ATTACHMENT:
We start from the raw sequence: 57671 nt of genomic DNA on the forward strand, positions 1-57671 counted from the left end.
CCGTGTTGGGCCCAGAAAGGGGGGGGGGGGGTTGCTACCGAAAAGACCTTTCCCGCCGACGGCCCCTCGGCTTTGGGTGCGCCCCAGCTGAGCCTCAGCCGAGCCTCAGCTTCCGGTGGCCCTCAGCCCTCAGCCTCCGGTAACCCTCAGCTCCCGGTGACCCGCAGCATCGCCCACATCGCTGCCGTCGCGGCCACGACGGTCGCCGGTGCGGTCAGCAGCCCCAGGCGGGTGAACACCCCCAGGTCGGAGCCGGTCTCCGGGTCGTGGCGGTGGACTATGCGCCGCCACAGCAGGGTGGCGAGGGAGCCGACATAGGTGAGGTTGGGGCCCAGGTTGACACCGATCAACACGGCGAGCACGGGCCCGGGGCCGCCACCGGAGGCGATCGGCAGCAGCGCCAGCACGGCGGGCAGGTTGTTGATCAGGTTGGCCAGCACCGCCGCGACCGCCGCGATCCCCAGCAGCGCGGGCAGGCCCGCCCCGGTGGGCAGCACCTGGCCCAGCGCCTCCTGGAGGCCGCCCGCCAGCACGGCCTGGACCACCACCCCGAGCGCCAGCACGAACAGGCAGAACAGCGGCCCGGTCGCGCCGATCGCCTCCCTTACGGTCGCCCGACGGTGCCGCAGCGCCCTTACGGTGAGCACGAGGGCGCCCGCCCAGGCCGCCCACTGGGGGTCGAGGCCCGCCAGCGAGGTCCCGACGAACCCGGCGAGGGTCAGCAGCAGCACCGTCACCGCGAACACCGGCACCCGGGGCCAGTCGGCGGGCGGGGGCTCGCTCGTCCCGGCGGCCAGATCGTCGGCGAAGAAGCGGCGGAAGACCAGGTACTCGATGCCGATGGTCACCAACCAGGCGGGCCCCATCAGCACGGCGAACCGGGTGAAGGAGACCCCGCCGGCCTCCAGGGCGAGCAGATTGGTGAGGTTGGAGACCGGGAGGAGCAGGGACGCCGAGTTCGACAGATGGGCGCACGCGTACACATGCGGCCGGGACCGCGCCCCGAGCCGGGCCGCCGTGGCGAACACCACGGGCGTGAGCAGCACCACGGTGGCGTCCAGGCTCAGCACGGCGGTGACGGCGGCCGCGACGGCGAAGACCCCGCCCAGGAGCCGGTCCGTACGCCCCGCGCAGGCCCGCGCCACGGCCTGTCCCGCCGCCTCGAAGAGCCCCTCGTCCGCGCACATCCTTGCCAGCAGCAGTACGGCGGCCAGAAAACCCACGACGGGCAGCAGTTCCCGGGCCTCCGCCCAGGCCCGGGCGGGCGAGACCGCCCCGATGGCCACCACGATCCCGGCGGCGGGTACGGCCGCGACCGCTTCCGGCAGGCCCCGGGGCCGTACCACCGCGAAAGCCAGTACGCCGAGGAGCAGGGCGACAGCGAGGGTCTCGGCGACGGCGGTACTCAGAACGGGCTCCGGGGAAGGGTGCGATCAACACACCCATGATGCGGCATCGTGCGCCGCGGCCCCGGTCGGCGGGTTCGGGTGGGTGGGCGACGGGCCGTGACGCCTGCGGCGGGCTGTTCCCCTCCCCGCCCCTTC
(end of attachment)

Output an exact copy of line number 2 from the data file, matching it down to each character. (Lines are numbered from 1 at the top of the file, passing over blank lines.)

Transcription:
CCGTGTTGGGCCCAGAAAGGGGGGGGGGGGGTTGCTACCGAAAAGACCTTTCCCGCCGACGGCCCCTCGGCTTTGGGTGCGCCCCAGCTGAGCCTCAGCCGAGCCTCAGCTTCCGGTGGCCCTCAGCCCTCAGCCTCCGGTAACCCTCAGCTCCCGGTGACCCGCAGCATCGCCCACATCGCTGCCGTCGCGGCCACGACGGTCGCCGGTGCGGTCAGCAGCCCCAGGCGGGTGAACACCCCCAGGTCGGAGCCGGTCTCCGGGTCGTGGCGGTGGACTATGCGCCGCCACAGCAGGGTGGCGAGGGAGCCGACATAGGTGAGGTTGGGGCCCAGGTTGACACCGATCAACACGGCGAGCACGGGCCCGGGGCCGCCACCGGAGGCGATCGGCAGCAGCGCCAGCACGGCGGGCAGGTTGTTGATCAGGTTGGCCAGCACCGCCGCGACCGCCGCGATCCCCAGCAGCGCGGGCAGGCCCGCCCCGGTGGGCAGCACCTGGCCCAGCGCCTCCTGGAGGCCGCCCGCCAGCACGGCCTGGACCACCACCCCGAGCGCCAGCACGAACAGGCAGAACAGCGGCCCGGTCGCGCCGATCGCCTCCCTTACGGTCGCCCGACGGTGCCGCAGCGCCCTTACGGTGAGCACGAGGGCGCCCGCCCAGGCCGCCCACTGGGGGTCGAGGCCCGCCAGCGAGGTCCCGACGAACCCGGCGAGGGTCAGCAGCAGCACCGTCACCGCGAACACCGGCACCCGGGGCCAGTCGGCGGGCGGGGGCTCGCTCGTCCCGGCGGCCAGATCGTCGGCGAAGAAGCGGCGGAAGACCAGGTACTCGATGCCGATGGTCACCAACCAGGCGGGCCCCATCAGCACGGCGAACCGGGTGAAGGAGACCCCGCCGGCCTCCAGGGCGAGCAGATTGGTGAGGTTGGAGACCGGGAGGAGCAGGGACGCCGAGTTCGACAGATGGGCGCACGCGTACACATGCGGCCGGGACCGCGCCCCGAGCCGGGCCGCCGTGGCGAACACCACGGGCGTGAGCAGCACCACGGTGGCGTCCAGGCTCAGCACGGCGGTGACGGCGGCCGCGACGGCGAAGACCCCGCCCAGGAGCCGGTCCGTACGCCCCGCGCAGGCCCGCGCCACGGCCTGTCCCGCCGCCTCGAAGAGCCCCTCGTCCGCGCACATCCTTGCCAGCAGCAGTACGGCGGCCAGAAAACCCACGACGGGCAGCAGTTCCCGGGCCTCCGCCCAGGCCCGGGCGGGCGAGACCGCCCCGATGGCCACCACGATCCCGGCGGCGGGTACGGCCGCGACCGCTTCCGGCAGGCCCCGGGGCCGTACCACCGCGAAAGCCAGTACGCCGAGGAGCAGGGCGACAGCGAGGGTCTCGGCGACGGCGGTACTCAGAACGGGCTCCGGGGAAGGGTGCGATCAACACACCCATGATGCGGCATCGTGCGCCGCGGCCCCGGTCGGCGGGTTCGGGTGGGTGGGCGACGGGCCGTGACGCCTGCGGCGGGCTGTTCCCCTCCCCGCCCCTTC